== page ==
An honours degree, a Masters degree, the Part 3 examination - finally an Architect.
Our talented Samantha Murchie becomes LBAs newest architect after passing her professional exams!
Following my Honours and Masters degree at Edinburgh University, completing my Part 3 and becoming an Architect has always been my goal. In order to sit the Part 3 exam, you must have a Part 1 (Honours degree), a Part 2 (Masters degree) and a minimum of 24 months of logged experience in practice. To fulfil the experience required, graduates typically wait 1-2 years following their graduation, prior to embarking upon their Part 3. However, as I had built up experience in practice during my placement year at university and summer placements, I was determined to begin my Part 3 studies as soon as I could.
The Part 3 exam consists of continuous studying over one year – while working full time in practice. Of course, the time associated with juggling the two is very challenging, having to get home from work and begin studying most evenings.
There are 5 key component parts to the RIBA-validated APEAS Part 3 exam:
Record of Experience – detailed log books of practical experience over 24 (minimum) months
Evaluation of Experience & CV – a concise document outline key experience in relation to the professional criteria required
Experience Based Analysis – a thesis analysing a specific architectural topic/project(s) experienced in practice
Written Exam – a 48-hour scenario based exam
Oral Exam – an hour-long interview to assess your knowledge
The notorious 48-hour exam remains a key aspect of the course with many horror stories associated. One week before the exam, a document is released to the candidate detailing a hypothetical architectural practice for which the candidate ‘works’ as an architectural assistant. The exam is office based – I sat the exam in LBA’s private meeting room -, open book and encourages the candidate to communicate with consultants as required – as you would do in practice. The exam consists of 10 lengthy scenario-based questions which largely involve a significant issue that has occurred on a hypothetical project (creating 2 very bad days at the hypothetical office).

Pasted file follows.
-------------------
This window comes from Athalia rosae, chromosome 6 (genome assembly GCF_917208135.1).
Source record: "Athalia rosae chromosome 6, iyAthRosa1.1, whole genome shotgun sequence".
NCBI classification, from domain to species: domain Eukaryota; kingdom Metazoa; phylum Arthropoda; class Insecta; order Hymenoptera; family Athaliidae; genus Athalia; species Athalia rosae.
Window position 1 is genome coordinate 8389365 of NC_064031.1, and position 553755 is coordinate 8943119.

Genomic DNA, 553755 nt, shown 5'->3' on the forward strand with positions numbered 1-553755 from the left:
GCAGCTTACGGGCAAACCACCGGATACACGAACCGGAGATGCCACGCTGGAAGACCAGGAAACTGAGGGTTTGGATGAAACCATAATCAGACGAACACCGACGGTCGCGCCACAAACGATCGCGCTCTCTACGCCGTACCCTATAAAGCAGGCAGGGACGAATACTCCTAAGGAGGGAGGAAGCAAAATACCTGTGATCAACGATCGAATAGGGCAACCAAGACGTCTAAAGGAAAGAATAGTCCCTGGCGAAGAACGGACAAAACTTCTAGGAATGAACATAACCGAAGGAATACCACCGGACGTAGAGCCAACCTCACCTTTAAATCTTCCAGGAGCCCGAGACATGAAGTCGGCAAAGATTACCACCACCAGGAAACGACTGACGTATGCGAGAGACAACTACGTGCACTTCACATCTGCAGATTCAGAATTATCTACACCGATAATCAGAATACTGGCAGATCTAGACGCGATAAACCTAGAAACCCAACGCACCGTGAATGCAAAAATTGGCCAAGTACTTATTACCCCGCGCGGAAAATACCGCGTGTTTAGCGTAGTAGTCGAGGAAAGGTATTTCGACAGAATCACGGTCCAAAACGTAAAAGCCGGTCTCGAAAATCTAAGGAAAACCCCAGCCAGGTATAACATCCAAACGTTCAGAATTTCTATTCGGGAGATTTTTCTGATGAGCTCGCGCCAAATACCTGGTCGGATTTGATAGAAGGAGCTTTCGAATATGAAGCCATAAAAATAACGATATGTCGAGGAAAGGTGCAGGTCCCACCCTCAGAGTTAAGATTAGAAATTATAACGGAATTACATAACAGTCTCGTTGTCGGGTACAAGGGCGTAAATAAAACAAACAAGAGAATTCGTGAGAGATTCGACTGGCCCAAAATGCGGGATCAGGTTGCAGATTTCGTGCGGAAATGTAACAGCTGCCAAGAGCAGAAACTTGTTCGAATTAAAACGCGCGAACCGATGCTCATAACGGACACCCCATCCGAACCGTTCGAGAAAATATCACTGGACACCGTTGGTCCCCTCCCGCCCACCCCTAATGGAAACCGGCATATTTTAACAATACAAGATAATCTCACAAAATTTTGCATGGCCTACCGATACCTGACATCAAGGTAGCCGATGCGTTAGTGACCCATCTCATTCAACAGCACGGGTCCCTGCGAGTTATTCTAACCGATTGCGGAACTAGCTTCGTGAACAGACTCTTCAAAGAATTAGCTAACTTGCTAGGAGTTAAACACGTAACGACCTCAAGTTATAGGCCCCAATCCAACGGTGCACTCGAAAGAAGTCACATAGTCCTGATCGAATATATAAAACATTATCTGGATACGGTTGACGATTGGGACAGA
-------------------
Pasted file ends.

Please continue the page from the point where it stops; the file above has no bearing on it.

Time keeping is essential and the exam has raised concern as many candidates work through the night to complete the exam. I spent 14 hours on the first day and 16 hours on the second day – of solid exam work – and while it was extremely challenging, the rewarding feeling soon took over. It’s then a long wait from November, over Christmas, until February for the oral exam. Prior to the oral exam, the candidates have a chance to review their exam answers and the oral exam provides a chance to show your knowledge and answer any queries from the examiner regarding any of the 5 components listed above. Two days after the oral exam, the results were released on a Friday morning – making for an excellent weekend!
My time at LBA has allowed me to gain experience across all work stages and thus highly develop my professional skills. My Part 3 studies allowed me to develop my understanding of contractual proceedings and apply them in practice, which has been very rewarding.
I couldn’t be happier with the support I’ve had from all of my colleagues at LBA who have helped me to achieve my goals and I can’t wait to see what my future career as an Architect will bring!